Standard 9

Demonstrates an awareness of and commitment to ethical and legal responsibilities of a teacher.


Critical Incident on Inclusion

Certificate from 203 Legal and Ethical Issues Workshop

Write-up of biting incident


It is the teacher’s ethical responsibility to protect students from potentially embarrassing or discouraging situations within the classroom. In my education 203 Critical Incident, I evaluate Karen Gallas’ assertion that social interactions are “based on a shared understandings of the subject matter” through my cooperating teacher’s recess period for his second and third grade students. For my critical incidents, I ethnographically documented the actions and words of my subject, “Larry,” a third grade student at Williams-Cone Elementary School, to understand whether his school adequately addressed his social and academic needs. My students typically spent their recess outdoors, but due to the cold rain, were kept in my cooperating teacher’s room to play with toys. During this period, I played a board game with some of the other students, while observing Larry to get a sense of his interactions with his peers. Larry, typically a very popular and engaging student, isolated himself from his classmates, many of whom had brought their own expensive toys to play with in anticipation of the rain. I argue that Larry was at his most “socially active when he felt comfortable in his capabilities and talents”; Larry entered this social situation (recess) at a disadvantage, since his family, new to the Topsham area and unable to find work, could not afford any new toys.

According to the National Education Association, it is the teacher’s ethical responsibility to “not intentionally expose students to embarrassment or disparagement.” I believe that Larry was exposed to a potentially embarrassing situation that day in class, since he felt unable to interact equally with many of his peers. In my student- teaching, I have made a concerted effort to eliminate these kinds of situations throughout my classroom. Although I allow my students to use their phones at the end of the day to call their parents, I vigilantly restrict cell phone use completely during the rest of the day and limit iPad use for academic purposes, only. The students with Internet access at home and social media tend to unintentionally exclude other students unfamiliar with Facebook, SnapChat, online games, etc. In the future, students will enter my class with wildly varying economic and social backgrounds, so I must work hard to maintain an environment that honors everyone’s dignity.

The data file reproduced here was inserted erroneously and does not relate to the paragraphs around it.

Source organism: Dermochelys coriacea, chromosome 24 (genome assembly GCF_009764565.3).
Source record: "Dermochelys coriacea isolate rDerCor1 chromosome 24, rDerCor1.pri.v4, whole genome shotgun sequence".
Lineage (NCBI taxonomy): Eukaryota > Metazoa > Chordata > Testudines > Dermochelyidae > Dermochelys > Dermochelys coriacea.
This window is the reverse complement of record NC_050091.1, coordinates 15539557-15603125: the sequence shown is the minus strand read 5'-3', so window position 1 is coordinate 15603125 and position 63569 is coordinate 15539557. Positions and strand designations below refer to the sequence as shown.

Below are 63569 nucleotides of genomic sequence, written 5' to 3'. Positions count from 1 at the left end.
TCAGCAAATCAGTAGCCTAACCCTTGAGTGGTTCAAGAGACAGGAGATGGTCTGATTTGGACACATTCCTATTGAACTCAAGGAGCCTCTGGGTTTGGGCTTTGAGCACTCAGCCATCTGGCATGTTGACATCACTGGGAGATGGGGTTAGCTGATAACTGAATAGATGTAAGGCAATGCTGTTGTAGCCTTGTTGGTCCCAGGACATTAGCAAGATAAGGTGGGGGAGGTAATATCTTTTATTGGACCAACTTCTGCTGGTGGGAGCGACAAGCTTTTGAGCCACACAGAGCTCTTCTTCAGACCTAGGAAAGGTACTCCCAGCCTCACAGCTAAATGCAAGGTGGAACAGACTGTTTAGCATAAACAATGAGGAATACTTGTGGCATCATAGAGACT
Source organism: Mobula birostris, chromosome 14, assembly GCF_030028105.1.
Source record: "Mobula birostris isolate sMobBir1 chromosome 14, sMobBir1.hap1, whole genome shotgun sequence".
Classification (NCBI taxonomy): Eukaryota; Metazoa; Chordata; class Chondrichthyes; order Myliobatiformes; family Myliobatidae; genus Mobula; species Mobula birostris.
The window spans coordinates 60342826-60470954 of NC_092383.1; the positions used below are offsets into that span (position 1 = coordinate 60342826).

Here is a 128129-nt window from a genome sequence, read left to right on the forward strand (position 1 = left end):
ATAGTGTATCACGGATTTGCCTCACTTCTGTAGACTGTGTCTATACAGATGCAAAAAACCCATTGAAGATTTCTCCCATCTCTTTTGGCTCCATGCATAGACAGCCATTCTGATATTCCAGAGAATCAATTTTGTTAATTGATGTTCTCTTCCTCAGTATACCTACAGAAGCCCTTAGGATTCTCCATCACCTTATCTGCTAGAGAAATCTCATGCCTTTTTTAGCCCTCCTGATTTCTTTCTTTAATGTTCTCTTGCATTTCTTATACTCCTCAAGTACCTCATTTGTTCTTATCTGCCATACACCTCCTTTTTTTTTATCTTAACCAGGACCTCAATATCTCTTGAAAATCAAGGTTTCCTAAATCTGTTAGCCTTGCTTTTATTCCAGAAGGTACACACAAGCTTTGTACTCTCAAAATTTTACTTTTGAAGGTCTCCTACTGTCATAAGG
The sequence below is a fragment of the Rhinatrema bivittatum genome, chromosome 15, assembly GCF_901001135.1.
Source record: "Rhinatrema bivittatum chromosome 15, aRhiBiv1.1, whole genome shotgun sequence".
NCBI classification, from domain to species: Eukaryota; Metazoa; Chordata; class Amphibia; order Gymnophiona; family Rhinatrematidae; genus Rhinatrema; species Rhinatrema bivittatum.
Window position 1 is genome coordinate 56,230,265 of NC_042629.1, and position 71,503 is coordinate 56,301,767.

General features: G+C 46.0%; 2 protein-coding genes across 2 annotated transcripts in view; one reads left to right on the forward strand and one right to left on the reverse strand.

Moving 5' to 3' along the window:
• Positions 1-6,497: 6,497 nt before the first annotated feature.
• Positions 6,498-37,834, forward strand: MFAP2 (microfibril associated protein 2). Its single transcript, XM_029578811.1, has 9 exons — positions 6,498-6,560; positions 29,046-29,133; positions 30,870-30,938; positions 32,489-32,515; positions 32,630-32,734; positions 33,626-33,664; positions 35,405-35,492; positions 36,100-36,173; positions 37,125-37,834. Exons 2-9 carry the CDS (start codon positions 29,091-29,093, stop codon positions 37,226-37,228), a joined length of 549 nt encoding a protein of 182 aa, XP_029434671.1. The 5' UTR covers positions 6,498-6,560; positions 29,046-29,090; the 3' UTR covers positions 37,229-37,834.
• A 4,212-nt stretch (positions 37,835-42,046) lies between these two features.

Prior to my field placement for Education 203: Educating All Students, I completed a workshop on legal and ethical issues in education. The workshop, led by Jen Ruid, a social worker at Lewsiton Highschool and Neera Harmon, a guidance counselor in Augsta, provided specific reactions to potential classroom-related affairs. Our workshop facilitators instructed us on when to keep information confidential or report it to our superiors, while also indicating to us how to appropriately engage in physical contact with our students. I have used information from this workshop during my teaching. During a conversation in the hallways right before class, one of my seventh grade students at Bath Middle School told me that a burn on her right arm had been put there by her mother’s attempts to punish her by putting out a cigarette on her skin. Although she asked me to not tell anyone, I fulfilled my ethical and legal responsibility by reporting this information to our school’s guidance counselor. Also, since my middle school students often struggle to understand physical boundaries, I had to decline slow-dancing with my students multiple times during a dance that I recently hosted. Since our workshop’s instructor stressed to us the importance of avoiding physical contact with our students, my actions at the dance demonstrate my awareness of the legal and ethical responsibilities of a teacher.

It is my ethical and legal responsibility to create a safe environment for learning. During my write up for an incident of physical violence outside my classroom at Bath Middle School, I demonstrate my understanding of Standard Nine by documenting the incident for my superiors and taking steps to protect my learners from violent behavior. While teaching middle school humanities earlier this semester, one of my students went to her locker to retrieve a notebook for her to compete her work into. She returned to my classroom with a bite mark on her hand that resulted from an argument with another student who had placed his lock onto her locker. To protect my students from a potentially dangerous situation, I removed the biting student from the classroom, and told the bitten student to wash her hand with disinfectant to minimize the the likelihood of an infection. I also worked with my mentoring teacher to document this incident to assist the administration with any legal issues resulting from the situation, while clarifying what happened for the benefit of both students’ parents.